I'm generally not into the whole DIY artisanal food trend. Rarely do you find a product from some young-and-passionate-but-inexperienced upstart that can compete with commercial-grade products coming from high-quality companies that have been doing their work for years. So I was a little skeptical when I received this email:
I'm an avid reader of your blog and I just wanted to pass along a link of a friend of mine who is trying to start a foundry in upstate New York. They've been perfecting their cast iron skillets for the past year or so with a little homemade furnace they constructed in their backyard and now they've moved to Syracuse and are running a Kickstarter campaign to get their work into production. I think you all will be very impressed with the quality of work, craftsmanship and design.
I wrote to the guys at Borough Furnace asking if I could give their skillets a test run. They gladly obliged, and after putting the pans through their paces, I came away thoroughly impressed. (Unfortunately I had to return them after my tests.)
For now, they're available in two models. A nine-inch skillet with a long handle and helper handle, and a 12-inch braising pan with two small handles on each side.
Right off the bat, the frying skillet performed excellently in a sear test with pan-seared steaks. At one-third of an inch of solid cast iron, the bottoms retain a massive amount of heat—more than any of the widely available commercial skillet on the market. This means that with ample preheating time, you can drop a couple of steaks in there with a minimal drop in temperature, leading to faster, harder sears, and less overcooking in the center.
Good cast iron cookware needs to be easy to clean and season. Over time, with proper care, the cast iron will develop a non-stick surface as oils and fats polymerize and bond with its surface (this happens much quicker and more easily than most people think it does—check out our guide here). Borough Furnace's pans come preseasoned with lard or flaxseed oil, and as promised, they were as slick and nonstick as any teflon-coated skillet I've tested.
Above is a photo of the pan right after frying eggs with no wipe out, rinse, or scrub. Beside one tiny bit of caked-on white, the eggs slid right out.
For my last test, I used the braising pan to make a large paella—a test which should show both its braising ability, as well as its ability to evenly distribute heat over the bottom surface. What I was looking for was evenly cooked rice, and a nice, crusty soccarat across the entire bottom surface.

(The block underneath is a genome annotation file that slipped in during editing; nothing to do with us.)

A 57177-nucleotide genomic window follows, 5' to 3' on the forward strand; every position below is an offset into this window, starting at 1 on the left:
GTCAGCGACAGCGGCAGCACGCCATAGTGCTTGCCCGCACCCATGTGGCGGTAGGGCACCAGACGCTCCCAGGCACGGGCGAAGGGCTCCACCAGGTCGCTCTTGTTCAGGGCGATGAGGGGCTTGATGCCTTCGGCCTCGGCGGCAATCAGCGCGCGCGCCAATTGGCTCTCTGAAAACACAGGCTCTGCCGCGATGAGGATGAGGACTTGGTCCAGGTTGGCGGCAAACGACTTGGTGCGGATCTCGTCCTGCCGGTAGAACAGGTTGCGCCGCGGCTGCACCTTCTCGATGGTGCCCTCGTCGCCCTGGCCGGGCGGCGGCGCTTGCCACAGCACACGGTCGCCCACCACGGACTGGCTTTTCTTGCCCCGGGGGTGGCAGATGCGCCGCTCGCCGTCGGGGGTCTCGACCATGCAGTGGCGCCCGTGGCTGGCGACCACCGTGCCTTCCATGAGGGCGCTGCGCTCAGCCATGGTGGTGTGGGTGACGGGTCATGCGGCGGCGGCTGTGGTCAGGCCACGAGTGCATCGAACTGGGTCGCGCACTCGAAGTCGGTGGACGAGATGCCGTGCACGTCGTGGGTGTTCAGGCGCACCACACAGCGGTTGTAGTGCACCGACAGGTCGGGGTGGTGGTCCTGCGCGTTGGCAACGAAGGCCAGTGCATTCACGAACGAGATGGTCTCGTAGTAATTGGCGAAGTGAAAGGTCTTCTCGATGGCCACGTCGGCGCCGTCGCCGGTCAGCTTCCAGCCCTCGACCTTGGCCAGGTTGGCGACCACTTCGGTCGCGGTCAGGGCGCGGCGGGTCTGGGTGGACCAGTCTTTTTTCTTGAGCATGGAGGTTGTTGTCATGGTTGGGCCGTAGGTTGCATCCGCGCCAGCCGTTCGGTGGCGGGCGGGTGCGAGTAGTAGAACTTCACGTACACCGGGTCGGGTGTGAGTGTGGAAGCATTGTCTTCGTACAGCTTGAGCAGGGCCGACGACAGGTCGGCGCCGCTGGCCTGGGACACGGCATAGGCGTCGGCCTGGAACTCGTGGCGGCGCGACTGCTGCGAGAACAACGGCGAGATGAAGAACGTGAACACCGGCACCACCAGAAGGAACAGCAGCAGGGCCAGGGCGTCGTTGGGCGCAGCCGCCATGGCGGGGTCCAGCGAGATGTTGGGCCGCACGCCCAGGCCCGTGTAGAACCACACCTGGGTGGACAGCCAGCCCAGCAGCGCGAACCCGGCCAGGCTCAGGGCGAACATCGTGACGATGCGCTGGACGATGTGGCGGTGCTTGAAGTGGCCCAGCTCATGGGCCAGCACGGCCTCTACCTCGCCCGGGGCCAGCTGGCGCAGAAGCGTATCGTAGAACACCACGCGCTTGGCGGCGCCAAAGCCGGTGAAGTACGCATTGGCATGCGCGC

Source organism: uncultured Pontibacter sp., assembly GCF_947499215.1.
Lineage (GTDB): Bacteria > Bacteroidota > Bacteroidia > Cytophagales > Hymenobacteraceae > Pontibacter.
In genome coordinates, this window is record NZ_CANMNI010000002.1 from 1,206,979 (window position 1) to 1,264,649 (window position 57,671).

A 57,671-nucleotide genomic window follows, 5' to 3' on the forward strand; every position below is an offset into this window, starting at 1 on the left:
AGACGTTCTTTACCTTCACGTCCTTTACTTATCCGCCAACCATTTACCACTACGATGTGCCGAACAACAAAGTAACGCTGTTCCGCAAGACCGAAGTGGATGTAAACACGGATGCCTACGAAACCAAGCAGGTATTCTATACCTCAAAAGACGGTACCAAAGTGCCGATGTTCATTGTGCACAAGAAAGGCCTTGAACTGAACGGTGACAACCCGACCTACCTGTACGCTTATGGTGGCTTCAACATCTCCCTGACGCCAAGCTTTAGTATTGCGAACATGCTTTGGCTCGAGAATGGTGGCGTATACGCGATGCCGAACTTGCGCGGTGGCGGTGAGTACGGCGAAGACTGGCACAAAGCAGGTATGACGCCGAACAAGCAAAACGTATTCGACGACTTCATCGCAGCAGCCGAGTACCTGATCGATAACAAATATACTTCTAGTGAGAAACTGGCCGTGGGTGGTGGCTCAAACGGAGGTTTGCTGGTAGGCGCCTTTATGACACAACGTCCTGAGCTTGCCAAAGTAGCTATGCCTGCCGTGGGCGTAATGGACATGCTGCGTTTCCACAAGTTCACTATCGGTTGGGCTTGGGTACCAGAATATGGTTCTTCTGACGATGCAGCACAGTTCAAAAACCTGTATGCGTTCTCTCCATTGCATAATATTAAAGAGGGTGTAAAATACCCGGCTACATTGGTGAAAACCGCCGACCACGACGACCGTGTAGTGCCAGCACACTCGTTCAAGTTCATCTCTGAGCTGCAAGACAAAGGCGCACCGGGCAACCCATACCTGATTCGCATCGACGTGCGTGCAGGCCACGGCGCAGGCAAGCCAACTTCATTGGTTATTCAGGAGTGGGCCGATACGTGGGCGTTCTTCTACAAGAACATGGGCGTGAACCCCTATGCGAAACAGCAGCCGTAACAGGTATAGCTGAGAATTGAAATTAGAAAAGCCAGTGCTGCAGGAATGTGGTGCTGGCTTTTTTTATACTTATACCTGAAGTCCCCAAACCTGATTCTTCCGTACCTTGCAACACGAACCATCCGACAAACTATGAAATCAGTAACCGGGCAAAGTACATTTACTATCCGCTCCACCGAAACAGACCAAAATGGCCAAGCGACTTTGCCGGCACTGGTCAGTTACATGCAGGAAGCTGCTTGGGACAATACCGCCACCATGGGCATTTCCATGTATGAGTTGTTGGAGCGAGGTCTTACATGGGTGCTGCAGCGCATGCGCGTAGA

Good and bad news on this front. While most of my rice cooked evenly, it turns out that even heating is not its forté. This is a problem endemic to cast iron, which is a relatively poor conductor of heat. What this means is that the regions of the pan directly above the flame or burner element tend to show hot spots—the heat doesn't spread to other areas as easily as it does with, say, aluminum.
I was hoping the thickness of the metal would help it perform better than a regular cast iron pan in this respect, but it showed no noticeable advantages.
This alone is not a deal-breaker for me, as it's something that happens to all cast iron pans, and there are ways around it. Ample preheating time is the best remedy. Ten minutes or so over the burner allows the temperature differential between hot and cool parts to normalize and provide more even cooking.
And as far as heating goes, here's one distinct advantage the Borough Furnace pan design has over more traditional designs like Lodge or Griswold's: the handle stays cool to the touch. With relatively little material in the bridge between the pan and the handle and a hollow handle designed for high surface area to allow for cooling, I found that even when heated and held at 500°F for 15 minutes on a burner, the handle stayed at a cool 80°F. Good news for anyone who's ever burnt their hand reaching for hot cast iron.
The real hurdle now? Unfortunately they're not in full production mode, casting pans one at a time in a small furnace. They're trying to raise money through a Kickstarter campaign in order to put them into full production, which should drive the price down significantly. Currently, you can only get your hands on them if you donate to the fund.
If you're into seeing more quality cast iron on the market, you should consider donating.
(Best of luck to the guys at Borough Furnance).
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